Delaware County’s five schools superintendents spoke about buildings and enrollment at a Delaware Area Chamber of Commerce luncheon on Thursday.
Big Walnut Local Schools is planning for community development and growth, said new Superintendent Angie Pollock. “We’re getting a mall. That’s driving the development,” she said. The district currently has more than 3,400 students, but Big Walnut will exceed their building capacity of 4,027 students in the 2019-20 school year.
In addition to the growth, Pollock said she wants Big Walnut to look more like the workplace and to teach students how to think and solve problems, instead of memorizing something that’s already online.
Buckeye Valley Local Schools will go back on the ballot this fall with a bond issue to add two new elementary school buildings, said Superintendent Andrew Miller. The schools would be at Bellepoint, and the site of the current East Elementary, an option that received 80 percent support at a community forum. He said voter approval of the bond issue will provide a number of benefits to the district, including shorter transportation times.
The Delaware Area Career Center has decided to consolidate its two campuses, said Superintendent Mary Beth Freeman. The north campus will close while the south campus will be expanded, she said.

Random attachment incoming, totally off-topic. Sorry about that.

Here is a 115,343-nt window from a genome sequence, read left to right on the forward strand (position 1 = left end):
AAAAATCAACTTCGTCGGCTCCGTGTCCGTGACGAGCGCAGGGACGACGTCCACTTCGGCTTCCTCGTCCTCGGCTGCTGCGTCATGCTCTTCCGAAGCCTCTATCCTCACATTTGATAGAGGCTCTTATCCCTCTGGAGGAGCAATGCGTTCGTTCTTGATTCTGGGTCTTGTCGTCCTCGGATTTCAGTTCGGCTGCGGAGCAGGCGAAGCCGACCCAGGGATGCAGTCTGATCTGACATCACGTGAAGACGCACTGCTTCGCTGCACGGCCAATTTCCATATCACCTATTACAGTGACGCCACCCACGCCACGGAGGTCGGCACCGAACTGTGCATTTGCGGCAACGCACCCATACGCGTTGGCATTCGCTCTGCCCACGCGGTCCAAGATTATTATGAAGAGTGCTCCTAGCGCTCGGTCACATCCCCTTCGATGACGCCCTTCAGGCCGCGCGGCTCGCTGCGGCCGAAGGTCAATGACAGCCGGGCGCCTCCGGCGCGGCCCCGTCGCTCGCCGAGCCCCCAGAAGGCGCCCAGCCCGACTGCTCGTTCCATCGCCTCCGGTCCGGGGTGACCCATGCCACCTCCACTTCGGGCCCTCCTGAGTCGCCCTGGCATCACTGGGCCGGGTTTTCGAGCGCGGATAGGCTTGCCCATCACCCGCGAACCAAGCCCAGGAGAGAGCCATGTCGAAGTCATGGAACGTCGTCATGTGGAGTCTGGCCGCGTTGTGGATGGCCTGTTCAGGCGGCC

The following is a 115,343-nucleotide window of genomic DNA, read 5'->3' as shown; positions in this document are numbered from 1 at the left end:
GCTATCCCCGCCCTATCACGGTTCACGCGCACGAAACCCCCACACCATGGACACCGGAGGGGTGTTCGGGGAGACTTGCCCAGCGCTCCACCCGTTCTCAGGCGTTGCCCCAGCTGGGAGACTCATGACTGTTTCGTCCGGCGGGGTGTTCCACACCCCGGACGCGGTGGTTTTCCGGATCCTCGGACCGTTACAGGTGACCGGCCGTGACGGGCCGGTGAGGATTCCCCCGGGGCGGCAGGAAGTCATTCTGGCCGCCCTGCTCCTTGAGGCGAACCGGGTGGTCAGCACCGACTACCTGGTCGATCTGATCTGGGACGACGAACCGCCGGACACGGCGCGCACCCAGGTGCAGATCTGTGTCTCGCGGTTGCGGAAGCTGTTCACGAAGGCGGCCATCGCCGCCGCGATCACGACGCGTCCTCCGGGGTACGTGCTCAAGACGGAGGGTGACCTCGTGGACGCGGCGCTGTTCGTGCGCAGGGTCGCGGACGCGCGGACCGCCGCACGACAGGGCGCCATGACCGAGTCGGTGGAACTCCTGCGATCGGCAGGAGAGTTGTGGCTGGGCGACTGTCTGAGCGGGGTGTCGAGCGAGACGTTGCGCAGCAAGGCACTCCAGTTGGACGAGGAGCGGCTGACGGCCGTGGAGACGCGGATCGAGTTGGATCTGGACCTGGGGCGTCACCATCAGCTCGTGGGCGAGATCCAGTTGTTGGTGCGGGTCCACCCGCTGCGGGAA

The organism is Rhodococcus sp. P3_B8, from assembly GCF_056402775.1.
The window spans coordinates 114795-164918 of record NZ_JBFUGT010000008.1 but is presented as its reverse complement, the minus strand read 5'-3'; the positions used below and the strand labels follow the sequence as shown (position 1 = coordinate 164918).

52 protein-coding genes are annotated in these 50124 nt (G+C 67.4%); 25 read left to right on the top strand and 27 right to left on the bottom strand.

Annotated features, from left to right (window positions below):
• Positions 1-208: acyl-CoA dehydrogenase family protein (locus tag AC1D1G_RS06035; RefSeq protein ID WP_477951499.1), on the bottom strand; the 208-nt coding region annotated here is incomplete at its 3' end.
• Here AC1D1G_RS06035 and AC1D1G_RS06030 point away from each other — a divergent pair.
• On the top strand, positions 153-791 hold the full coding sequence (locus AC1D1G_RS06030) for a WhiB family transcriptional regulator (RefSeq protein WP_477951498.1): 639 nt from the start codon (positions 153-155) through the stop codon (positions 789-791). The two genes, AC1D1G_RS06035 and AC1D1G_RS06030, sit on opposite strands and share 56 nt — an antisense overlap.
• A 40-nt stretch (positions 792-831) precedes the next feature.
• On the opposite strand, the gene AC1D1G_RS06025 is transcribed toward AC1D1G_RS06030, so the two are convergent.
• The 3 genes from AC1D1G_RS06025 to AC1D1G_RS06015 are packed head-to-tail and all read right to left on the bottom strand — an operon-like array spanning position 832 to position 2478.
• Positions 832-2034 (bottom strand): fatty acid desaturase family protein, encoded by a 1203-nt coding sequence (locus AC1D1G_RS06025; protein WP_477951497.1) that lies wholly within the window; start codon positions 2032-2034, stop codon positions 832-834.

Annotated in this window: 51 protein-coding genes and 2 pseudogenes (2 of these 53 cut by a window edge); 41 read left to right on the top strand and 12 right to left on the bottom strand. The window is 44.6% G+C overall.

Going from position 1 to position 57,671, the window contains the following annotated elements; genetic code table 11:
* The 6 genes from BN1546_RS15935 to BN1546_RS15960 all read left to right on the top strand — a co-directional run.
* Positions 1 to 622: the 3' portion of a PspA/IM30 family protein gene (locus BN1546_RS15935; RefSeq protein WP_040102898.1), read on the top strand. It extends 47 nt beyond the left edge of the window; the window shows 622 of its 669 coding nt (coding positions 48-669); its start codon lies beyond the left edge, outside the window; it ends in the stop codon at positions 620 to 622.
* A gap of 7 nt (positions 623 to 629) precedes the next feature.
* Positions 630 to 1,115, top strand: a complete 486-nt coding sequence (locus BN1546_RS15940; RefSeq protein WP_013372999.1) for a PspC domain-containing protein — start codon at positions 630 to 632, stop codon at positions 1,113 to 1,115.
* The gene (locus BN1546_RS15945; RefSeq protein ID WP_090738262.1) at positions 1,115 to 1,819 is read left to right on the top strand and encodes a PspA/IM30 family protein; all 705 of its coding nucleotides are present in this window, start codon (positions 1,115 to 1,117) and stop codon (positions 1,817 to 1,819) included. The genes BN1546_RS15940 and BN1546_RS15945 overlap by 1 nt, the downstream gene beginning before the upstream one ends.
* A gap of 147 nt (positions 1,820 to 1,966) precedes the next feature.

“If you go to the Career Center, it doesn’t mean you can’t go to college,” Freeman said, and described a former student who is currently attending college.
Freeman also spoke a tax levy renewal that will be on the ballot for DACC. The center has made that levy last for 10 years without an increase, and pledges to make a renewal of the levy last another 10 years.
Delaware County has the highest average district Performance Index (106.6) in Ohio, said Paul Craft of Delaware City Schools. The county also leads the state in Pre-K education, he said.
As for his district, Craft said there has been expansion of the current school buildings. “We are on budget and we are on time,” he said.
The new superintendent of Olentangy Local Schools, Mark Raiff, said his district leads the state in median income ($74,000) and gifted/talented students (39.4 percent). He said his district, which has an enrollment of 19,310, is seeking community input on whether to add a fourth high school.
“We’re all about providing opportunities for our students,” Raiff said.
The superintendents also spoke of their wish for fair funding from the state for the county’s 30,000 students.
“All four school districts are rated excellent with distinction,” said Marlene Casini, president of the Delaware County Foundation, which sponsored the annual talk at SourcePoint.
Chamber president Holly Quaine said the chamber endorses the Buckeye Valley and Career Center tax issues.
Gary Budzak may be reached at 740-413-0904 or on Twitter @GaryBudzak.